Yes, I met Robin Hood today.
I managed to squeeze an afternoon in the fabled city of Nottingham on my way from Bath to York.
I took a morning train from Bath and arrived in Nottingham around 12:30. I dropped off my backpack in a storage locker at the bus station next door and walked into town.
I found this Robin Hood walking tour online and since it had good reviews and it really was the only game in town, I signed up.
As person after person showed at the meeting point I started to realize that, man, this guy is raking it in.
At a tour price of £12 the money adds up.
Today’s tour in the offseason had 15 people so you do the math…
Anyway, at 2pm, Robin Hood appeared dressed in his classic garb complete with horn, sword, and a satchel to carry the previously mentioned money.
Over the next two and a half hours we learnt about the history of the region and the town of Nottingham and, of course, of the tales and legend of Robin Hood.
Here’s a quick snippet of things from the tour…
It’s “snot” what you think…
The town of Nottingham was named after a Saxon chieftain named Snot and literally means “the homestead of Snot’s people”.
Thankfully when the French invaded (as they tended to do) they had trouble pronouncing the “S” and just dropped it so the town became Nottingham.
To almost all of us, a forest is land where there’s a bunch of trees but it actually translates to an area for hunting.
And way back when, most of that land here was under the king’s rule meaning if you got caught hunting on it you were stealing from the king and you would surely lose your head.
How did people get caught?
Well, alot of time they still had the blood of the deer they had just hunted on their hands and hence the term – caught red handed…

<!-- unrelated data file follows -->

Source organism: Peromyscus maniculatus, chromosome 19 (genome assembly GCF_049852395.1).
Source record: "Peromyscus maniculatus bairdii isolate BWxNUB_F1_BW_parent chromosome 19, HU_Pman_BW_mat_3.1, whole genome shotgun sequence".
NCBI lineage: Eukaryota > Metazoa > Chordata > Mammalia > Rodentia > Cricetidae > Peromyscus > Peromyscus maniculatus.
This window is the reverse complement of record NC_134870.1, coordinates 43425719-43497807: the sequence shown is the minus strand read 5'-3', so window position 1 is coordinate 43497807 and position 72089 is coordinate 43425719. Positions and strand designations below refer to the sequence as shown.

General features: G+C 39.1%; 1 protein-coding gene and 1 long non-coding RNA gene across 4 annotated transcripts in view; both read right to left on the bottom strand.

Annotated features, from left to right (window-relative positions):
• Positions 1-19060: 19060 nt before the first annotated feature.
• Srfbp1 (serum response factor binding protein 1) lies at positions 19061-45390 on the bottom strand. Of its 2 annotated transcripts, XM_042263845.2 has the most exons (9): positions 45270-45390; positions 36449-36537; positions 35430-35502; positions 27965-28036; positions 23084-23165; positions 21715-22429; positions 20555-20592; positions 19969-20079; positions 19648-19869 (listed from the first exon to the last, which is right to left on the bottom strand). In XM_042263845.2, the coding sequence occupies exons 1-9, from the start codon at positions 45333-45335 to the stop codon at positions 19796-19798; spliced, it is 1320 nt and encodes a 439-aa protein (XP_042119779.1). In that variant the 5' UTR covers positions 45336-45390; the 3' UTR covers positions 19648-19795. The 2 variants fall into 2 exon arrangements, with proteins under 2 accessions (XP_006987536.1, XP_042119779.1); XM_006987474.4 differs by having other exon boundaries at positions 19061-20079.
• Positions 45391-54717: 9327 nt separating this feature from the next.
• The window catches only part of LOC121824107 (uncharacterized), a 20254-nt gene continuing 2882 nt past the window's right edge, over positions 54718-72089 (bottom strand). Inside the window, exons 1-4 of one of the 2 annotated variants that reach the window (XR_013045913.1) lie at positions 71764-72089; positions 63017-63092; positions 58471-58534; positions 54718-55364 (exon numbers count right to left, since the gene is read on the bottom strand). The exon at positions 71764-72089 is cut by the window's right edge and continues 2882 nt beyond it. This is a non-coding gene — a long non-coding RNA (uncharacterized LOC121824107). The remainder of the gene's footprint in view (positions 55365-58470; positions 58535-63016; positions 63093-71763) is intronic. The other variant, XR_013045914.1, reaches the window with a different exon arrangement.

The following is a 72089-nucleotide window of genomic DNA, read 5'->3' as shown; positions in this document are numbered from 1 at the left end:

Back when people didn’t really know how to read and write, words were spelled phonetically.
Basically, people would spell a word the way it sounded.
Of course, people would pronounce a word much differently depending on what region you came from so you would end up with many different spelling of a word.
For example, hood could be spelled hud, hude, hyd, hwd… well, you get the idea.
Apparently there is a myth (or truth depending on who you ask) that here in Nottingham there are 5 women for every man.
The reason being that for a long time the lace industry was a huge thing here in Nottingham and with it, it brought many women to the city to work with it.
Now, is the whole 5-1 thing still true nowadays? Honestly, I’ll need to come back here to Nottingham and research a little more I think…
You know the sayings “on the wagon” and “one for the road”?
Well, they date back to when people were being led by wagon to the executioner.
People would toss an ale to the man “on the wagon” so he could have a drink before he met his fate. Literally, having “one for the road”.
And that seems like a good segue to end this blog…